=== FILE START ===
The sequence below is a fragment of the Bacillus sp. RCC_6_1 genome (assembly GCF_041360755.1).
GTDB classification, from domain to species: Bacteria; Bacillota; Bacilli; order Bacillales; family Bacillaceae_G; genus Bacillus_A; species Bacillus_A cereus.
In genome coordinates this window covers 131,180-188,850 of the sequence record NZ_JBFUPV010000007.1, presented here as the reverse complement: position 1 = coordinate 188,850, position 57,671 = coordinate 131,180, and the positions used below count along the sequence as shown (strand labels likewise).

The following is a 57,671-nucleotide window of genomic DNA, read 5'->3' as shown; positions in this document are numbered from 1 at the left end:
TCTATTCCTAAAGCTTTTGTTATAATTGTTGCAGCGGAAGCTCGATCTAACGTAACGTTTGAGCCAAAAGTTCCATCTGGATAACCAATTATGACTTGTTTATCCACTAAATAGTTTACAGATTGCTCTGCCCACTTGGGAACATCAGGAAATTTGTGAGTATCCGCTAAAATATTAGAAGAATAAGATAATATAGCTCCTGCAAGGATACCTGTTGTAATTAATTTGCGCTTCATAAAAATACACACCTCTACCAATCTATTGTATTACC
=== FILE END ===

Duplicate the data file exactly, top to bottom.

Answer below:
The sequence below is a fragment of the Bacillus sp. RCC_6_1 genome (assembly GCF_041360755.1).
GTDB classification, from domain to species: Bacteria; Bacillota; Bacilli; order Bacillales; family Bacillaceae_G; genus Bacillus_A; species Bacillus_A cereus.
In genome coordinates this window covers 131,180-188,850 of the sequence record NZ_JBFUPV010000007.1, presented here as the reverse complement: position 1 = coordinate 188,850, position 57,671 = coordinate 131,180, and the positions used below count along the sequence as shown (strand labels likewise).

The following is a 57,671-nucleotide window of genomic DNA, read 5'->3' as shown; positions in this document are numbered from 1 at the left end:
TCTATTCCTAAAGCTTTTGTTATAATTGTTGCAGCGGAAGCTCGATCTAACGTAACGTTTGAGCCAAAAGTTCCATCTGGATAACCAATTATGACTTGTTTATCCACTAAATAGTTTACAGATTGCTCTGCCCACTTGGGAACATCAGGAAATTTGTGAGTATCCGCTAAAATATTAGAAGAATAAGATAATATAGCTCCTGCAAGGATACCTGTTGTAATTAATTTGCGCTTCATAAAAATACACACCTCTACCAATCTATTGTATTACC